Advanced Search
MyIDEAS: Login to save this paper or follow this series

The Economic Returns to a Second Official Language: English in Quebec and French in the Rest-of-Canada

Contents:

Author Info

  • Christofides, Louis N.

    ()
    (University of Cyprus)

  • Swidinsky, Robert

    ()
    (University of Guelph)

Abstract

Canada is a country with two official languages, French and English. The need for both languages in Quebec and the Rest-of-Canada (ROC) generates a demand for bilingualism and investment in the acquisition of a second official language. Knowledge of an additional language may be associated with enhanced earnings because it may reflect what might generically be called ‘ability’ bias or because it may actually be useful at the workplace. Until now, available data did not indicate whether bilingualism was actually being used at work. However, the 2001 Census reports, for the first time, whether an individual is bilingual and the extent to which this skill is actually used at work. Conditioning on both knowledge and use allows us to measure the additional earnings which accrue to the use of a second language more cleanly. We find very substantial, statistically significant, rewards to second official language use in Quebec and much smaller, not statistically significant, effects in the ROC.

Download Info

If you experience problems downloading a file, check if you have the proper application to view it first. In case of further problems read the IDEAS help page. Note that these files are not on the IDEAS site. Please be patient as the files may be large.
File URL: http://ftp.iza.org/dp3551.pdf
Download Restriction: no

Bibliographic Info

Paper provided by Institute for the Study of Labor (IZA) in its series IZA Discussion Papers with number 3551.

as in new window
Length: 34 pages
Date of creation: Jun 2008
Date of revision:
Publication status: published as "The Economic Returns to the Knowledge and Use of a Second Official Language: English in Quebec and French in the Rest-of-Canada" in: Canadian Public Policy, 2010, 36(2), 137-158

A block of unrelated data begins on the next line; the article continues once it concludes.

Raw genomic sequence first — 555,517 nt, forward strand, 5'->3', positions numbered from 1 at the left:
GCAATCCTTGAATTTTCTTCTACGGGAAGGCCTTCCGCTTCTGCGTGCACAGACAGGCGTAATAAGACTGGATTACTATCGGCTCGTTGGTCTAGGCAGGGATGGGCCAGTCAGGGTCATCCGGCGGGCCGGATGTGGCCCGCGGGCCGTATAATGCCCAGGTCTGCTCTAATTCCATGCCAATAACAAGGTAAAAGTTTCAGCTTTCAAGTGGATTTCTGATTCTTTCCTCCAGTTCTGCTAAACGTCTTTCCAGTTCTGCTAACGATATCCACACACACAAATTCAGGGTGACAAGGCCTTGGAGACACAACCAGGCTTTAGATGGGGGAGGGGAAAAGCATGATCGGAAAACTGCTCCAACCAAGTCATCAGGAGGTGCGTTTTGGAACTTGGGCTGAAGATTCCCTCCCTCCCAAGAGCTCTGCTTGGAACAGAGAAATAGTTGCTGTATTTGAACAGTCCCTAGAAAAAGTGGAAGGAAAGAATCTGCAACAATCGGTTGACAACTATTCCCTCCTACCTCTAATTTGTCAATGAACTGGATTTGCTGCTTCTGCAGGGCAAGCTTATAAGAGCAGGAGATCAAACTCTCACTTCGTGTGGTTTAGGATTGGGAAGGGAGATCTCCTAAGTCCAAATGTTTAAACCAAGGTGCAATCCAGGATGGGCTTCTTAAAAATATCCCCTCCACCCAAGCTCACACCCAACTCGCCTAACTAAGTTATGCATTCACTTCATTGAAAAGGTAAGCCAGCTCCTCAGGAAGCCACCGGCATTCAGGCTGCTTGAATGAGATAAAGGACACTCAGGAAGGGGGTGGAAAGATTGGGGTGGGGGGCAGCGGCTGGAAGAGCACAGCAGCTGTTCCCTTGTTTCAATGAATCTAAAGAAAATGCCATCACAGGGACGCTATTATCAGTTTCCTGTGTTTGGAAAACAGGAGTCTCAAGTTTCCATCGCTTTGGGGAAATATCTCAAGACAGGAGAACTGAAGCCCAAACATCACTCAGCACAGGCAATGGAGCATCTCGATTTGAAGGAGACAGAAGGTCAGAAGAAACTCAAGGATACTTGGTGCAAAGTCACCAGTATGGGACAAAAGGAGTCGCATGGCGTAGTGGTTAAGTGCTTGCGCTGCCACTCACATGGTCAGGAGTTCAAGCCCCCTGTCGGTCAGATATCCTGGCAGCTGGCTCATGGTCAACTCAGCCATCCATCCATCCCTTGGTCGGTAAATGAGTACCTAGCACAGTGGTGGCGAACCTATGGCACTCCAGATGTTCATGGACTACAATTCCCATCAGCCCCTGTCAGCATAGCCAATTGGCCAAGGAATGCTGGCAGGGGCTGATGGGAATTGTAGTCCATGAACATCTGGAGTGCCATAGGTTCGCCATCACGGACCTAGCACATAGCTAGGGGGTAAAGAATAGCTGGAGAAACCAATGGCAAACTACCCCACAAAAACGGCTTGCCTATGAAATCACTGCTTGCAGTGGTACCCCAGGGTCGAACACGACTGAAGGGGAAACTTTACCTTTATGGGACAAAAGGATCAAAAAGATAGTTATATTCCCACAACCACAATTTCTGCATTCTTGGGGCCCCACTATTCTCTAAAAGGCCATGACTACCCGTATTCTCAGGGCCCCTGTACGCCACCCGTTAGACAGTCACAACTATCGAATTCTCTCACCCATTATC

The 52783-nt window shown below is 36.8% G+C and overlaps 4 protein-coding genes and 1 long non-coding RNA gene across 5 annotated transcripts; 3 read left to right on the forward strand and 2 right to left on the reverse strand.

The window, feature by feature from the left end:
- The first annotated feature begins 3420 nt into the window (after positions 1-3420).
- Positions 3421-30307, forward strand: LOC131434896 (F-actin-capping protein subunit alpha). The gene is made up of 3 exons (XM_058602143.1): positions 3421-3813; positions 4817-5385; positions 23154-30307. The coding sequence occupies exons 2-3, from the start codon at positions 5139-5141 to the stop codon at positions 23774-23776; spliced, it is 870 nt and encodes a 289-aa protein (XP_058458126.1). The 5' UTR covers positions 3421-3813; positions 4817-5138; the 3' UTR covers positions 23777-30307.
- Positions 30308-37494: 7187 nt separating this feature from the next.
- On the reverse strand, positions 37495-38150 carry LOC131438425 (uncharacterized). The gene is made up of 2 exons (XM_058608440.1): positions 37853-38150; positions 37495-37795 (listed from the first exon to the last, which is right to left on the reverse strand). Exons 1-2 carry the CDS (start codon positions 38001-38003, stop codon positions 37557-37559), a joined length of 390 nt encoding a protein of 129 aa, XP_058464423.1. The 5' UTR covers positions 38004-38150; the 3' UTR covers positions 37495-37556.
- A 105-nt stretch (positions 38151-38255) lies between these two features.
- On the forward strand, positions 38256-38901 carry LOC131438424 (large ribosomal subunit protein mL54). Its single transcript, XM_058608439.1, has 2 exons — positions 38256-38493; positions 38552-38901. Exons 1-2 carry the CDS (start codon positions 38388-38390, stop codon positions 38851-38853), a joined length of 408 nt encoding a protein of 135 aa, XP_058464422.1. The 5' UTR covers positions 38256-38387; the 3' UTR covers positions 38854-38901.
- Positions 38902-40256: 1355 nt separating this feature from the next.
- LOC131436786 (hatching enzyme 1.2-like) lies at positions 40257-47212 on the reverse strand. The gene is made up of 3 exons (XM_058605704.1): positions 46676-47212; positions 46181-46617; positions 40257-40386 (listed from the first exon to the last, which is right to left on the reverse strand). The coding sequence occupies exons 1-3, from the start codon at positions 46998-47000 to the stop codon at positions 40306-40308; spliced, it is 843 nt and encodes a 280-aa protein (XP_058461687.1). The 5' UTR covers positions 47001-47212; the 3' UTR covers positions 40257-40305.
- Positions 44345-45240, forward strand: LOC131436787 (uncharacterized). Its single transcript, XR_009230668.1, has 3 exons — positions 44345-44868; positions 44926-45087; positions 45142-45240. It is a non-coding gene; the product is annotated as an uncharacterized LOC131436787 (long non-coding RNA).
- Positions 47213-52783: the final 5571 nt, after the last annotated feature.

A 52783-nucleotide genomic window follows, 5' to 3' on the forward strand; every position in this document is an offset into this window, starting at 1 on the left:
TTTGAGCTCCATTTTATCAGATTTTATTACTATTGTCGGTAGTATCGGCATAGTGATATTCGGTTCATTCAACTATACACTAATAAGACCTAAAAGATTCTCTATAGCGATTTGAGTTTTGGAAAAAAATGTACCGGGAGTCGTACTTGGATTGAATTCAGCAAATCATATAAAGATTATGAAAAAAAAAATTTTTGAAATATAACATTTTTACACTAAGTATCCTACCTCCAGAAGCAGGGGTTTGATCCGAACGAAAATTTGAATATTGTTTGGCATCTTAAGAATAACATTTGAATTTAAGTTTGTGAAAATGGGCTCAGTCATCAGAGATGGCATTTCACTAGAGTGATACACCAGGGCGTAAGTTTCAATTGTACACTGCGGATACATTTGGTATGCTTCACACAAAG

Handle: RePEc:iza:izadps:dp3551

Contact details of provider:
Postal: IZA, P.O. Box 7240, D-53072 Bonn, Germany
Phone: +49 228 3894 223
Fax: +49 228 3894 180
Web page: http://www.iza.org

Order Information:
Postal: IZA, Margard Ody, P.O. Box 7240, D-53072 Bonn, Germany
Email:

Related research

Keywords: wages; language use; language knowledge;

Find related papers by JEL classification:

This paper has been announced in the following NEP Reports:

References

References listed on IDEAS
Please report citation or reference errors to , or , if you are the registered author of the cited work, log in to your RePEc Author Service profile, click on "citations" and make appropriate adjustments.:
as in new window
  1. David Albouy, 2008. "The Wage Gap between Francophones and Anglophones: A Canadian Perspective, 1970 to 2000," NBER Working Papers 14203, National Bureau of Economic Research, Inc.
  2. Richard J. Murnane & John B. Willett & Frank Levy, 1995. "The Growing Importance of Cognitive Skills in Wage Determination," NBER Working Papers 5076, National Bureau of Economic Research, Inc.
  3. Gilles Grenier, 1987. "Earnings by Language Group in Quebec in 1980 and Emigration from Quebec between 1976 and 1981," Canadian Journal of Economics, Canadian Economics Association, Canadian Economics Association, vol. 20(4), pages 774-91, November.
Full references (including those not matched with items on IDEAS)

Citations

Lists

This item is not listed on Wikipedia, on a reading list or among the top items on IDEAS.

Statistics

Access and download statistics

Corrections

When requesting a correction, please mention this item's handle: RePEc:iza:izadps:dp3551. See general information about how to correct material in RePEc.

For technical questions regarding this item, or to correct its authors, title, abstract, bibliographic or download information, contact: (Mark Fallak).

If you have authored this item and are not yet registered with RePEc, we encourage you to do it here. This allows to link your profile to this item. It also allows you to accept potential citations to this item that we are uncertain about.

If references are entirely missing, you can add them using this form.

If the full references list an item that is present in RePEc, but the system did not link to it, you can help with this form.

If you know of missing items citing this one, you can help us creating those links by adding the relevant references in the same way as above, for each refering item. If you are a registered author of this item, you may also want to check the "citations" tab in your profile, as there may be some citations waiting for confirmation.

Please note that corrections may take a couple of weeks to filter through the various RePEc services.